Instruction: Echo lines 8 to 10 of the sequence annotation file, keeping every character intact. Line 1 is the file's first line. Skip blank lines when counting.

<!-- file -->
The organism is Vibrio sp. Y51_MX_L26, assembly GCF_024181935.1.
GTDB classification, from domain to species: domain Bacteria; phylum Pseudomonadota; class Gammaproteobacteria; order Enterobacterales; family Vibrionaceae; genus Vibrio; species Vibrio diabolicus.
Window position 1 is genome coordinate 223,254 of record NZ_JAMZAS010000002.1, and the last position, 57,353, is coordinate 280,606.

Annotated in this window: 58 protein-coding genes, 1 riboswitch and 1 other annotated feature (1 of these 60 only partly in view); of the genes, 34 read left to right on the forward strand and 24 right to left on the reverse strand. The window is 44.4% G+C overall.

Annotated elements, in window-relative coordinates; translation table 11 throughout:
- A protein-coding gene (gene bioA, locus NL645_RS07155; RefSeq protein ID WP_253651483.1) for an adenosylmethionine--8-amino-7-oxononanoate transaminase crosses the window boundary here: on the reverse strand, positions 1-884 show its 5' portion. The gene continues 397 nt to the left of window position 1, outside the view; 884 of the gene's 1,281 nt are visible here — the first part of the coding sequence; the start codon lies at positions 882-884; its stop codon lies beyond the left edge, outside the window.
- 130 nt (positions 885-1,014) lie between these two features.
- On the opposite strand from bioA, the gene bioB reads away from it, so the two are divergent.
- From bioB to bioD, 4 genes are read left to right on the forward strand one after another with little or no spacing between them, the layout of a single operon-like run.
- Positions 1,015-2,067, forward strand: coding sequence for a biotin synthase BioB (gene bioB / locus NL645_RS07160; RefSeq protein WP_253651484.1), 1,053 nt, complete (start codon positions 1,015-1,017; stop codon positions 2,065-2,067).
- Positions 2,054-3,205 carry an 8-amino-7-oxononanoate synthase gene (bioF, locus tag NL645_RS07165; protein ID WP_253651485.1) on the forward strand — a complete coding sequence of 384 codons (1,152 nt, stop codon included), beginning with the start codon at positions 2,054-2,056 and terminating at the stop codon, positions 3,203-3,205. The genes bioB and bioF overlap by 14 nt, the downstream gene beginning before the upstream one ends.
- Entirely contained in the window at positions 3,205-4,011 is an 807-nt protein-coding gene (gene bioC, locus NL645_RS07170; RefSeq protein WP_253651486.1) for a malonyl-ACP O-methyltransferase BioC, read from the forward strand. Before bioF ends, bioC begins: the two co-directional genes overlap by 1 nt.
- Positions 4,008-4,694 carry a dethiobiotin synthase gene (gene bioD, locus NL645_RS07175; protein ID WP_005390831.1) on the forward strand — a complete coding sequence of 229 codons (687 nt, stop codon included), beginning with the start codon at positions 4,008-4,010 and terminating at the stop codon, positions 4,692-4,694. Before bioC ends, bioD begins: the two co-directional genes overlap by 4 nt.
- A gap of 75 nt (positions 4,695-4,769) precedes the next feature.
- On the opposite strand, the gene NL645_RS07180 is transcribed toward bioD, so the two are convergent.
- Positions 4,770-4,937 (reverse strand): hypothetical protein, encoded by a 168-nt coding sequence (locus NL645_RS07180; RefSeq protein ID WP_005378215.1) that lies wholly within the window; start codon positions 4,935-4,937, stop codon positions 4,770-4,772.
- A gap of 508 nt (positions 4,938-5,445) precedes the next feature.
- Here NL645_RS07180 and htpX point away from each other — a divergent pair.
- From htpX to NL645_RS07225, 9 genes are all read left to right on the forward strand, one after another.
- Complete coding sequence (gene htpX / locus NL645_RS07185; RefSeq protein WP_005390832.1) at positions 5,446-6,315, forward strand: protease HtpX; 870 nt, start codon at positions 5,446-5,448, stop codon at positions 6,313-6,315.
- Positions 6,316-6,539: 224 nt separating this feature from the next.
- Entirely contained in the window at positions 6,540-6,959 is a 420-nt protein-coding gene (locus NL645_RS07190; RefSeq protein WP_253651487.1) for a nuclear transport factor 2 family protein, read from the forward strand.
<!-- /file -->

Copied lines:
- On the opposite strand from bioA, the gene bioB reads away from it, so the two are divergent.
- From bioB to bioD, 4 genes are read left to right on the forward strand one after another with little or no spacing between them, the layout of a single operon-like run.
- Positions 1,015-2,067, forward strand: coding sequence for a biotin synthase BioB (gene bioB / locus NL645_RS07160; RefSeq protein WP_253651484.1), 1,053 nt, complete (start codon positions 1,015-1,017; stop codon positions 2,065-2,067).